An early and accurate diagnosis is one of the first steps toward successful treatment. Inova Comprehensive Cancer and Research Institute offers a full range of diagnostic options to help diagnose cancer. These tests are also essential for "staging," a process of tests performed prior to treatment that determines how advanced the cancer has become.
Diagnostic imaging produces pictures of the inside of the body using the latest in imaging technology. Exams include X-ray, ultrasound, CT, MRI, breast MRI, nuclear medicine and PET/CT.
A lighted tube called an endoscope can check internal organs for signs of cancer. Endoscopy evaluates the stomach, colonoscopy evaluates the bowel and bronchoscopy evaluates the lungs. Inova Comprehensive Cancer and Research Institute offers a complete range of endoscopic services for accurate diagnoses. Endoscopic ultrasound is a highly innovative, nonsurgical and precise technique that enables physicians to evaluate tumors difficult to find by standard methods and to simultaneously view and biopsy tissues. The procedure is used to evaluate, diagnose and stage cancers, including esophageal, biliary, colorectal, gastric and pancreatic cancers. The outpatient procedure does not require general anesthesia and is well-tolerated by patients.
Learn more about endoscopic procedures at Inova hospitals
Blood and urine tests provide important information about many kinds of cancer. Inova Comprehensive Cancer and Research Institute laboratory facilities are staffed by pathologists (a doctor that examines body tissues, cells and fluids for signs of disease) with expertise in cancer diagnosis.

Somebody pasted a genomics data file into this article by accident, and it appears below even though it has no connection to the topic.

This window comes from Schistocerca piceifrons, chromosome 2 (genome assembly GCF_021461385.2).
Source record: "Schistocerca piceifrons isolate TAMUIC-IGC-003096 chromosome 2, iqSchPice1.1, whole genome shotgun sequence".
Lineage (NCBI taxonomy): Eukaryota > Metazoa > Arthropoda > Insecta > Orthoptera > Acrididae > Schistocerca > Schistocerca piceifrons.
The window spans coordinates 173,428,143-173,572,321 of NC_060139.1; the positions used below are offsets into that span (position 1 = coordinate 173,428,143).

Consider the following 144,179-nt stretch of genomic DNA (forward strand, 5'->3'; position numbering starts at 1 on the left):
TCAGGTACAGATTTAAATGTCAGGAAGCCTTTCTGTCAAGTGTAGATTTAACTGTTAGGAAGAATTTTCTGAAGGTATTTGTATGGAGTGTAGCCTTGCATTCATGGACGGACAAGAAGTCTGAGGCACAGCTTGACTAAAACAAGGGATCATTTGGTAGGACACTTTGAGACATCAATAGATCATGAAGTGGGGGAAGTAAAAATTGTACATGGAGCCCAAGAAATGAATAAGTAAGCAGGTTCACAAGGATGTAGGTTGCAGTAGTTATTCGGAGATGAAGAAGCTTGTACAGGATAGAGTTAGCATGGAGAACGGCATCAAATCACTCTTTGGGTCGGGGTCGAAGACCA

Biopsy is a procedure that removes all or part of a suspicious growth. This growth is examined by a pathologist or other laboratory technician to help confirm or rule out a cancer diagnosis. If cancer is found, the biopsied tissue identifies the type of cancer and whether it is likely to grow quickly or slowly. Inova has the technology and expertise to perform the least invasive test that provides the most accurate, complete information. Biopsy procedures include needle biopsy and stereotactic core breast biopsy.
When cancer is diagnosed, physicians must determine the stage or extent of the disease so they can prescribe the most effective treatment. Sometimes lymph nodes are removed to determine if the cancer has spread.
Sentinel node mapping is a sophisticated procedure that indicates which lymph nodes are most likely to be affected by the cancer, sparing the other nodes. Sentinel node mapping is commonly used for breast cancer staging.
Sentinel node mapping for breast cancer staging – helping to preserve lymph nodes
Traditionally patients diagnosed with breast cancer undergo surgery to remove all the lymph nodes under the arm to determine if the cancer has spread beyond the breast and what treatment is most appropriate. Removing all the lymph nodes can result in long-term complications and discomfort for the patient, including lymphedema (a condition where excess lymph fluid collects in tissues and causes swelling). With sentinel node mapping, only the sentinel node (the first lymph node to which breast cancer is likely to spread) is removed rather than all the lymph nodes. In order to identify the sentinel node, the doctors inject either a blue dye or a relatively non-toxic radioactive substance and see which lymph node it reaches first. This lymph node is the sentinel node, and is surgically removed. Sentinel node mapping is available at Inova Alexandria, Inova Fair Oaks and Inova Fairfax Hospital Cancer Centers.
Refer to the Inova Breast Care Institute web site for comprehensive information about Inova's breast cancer services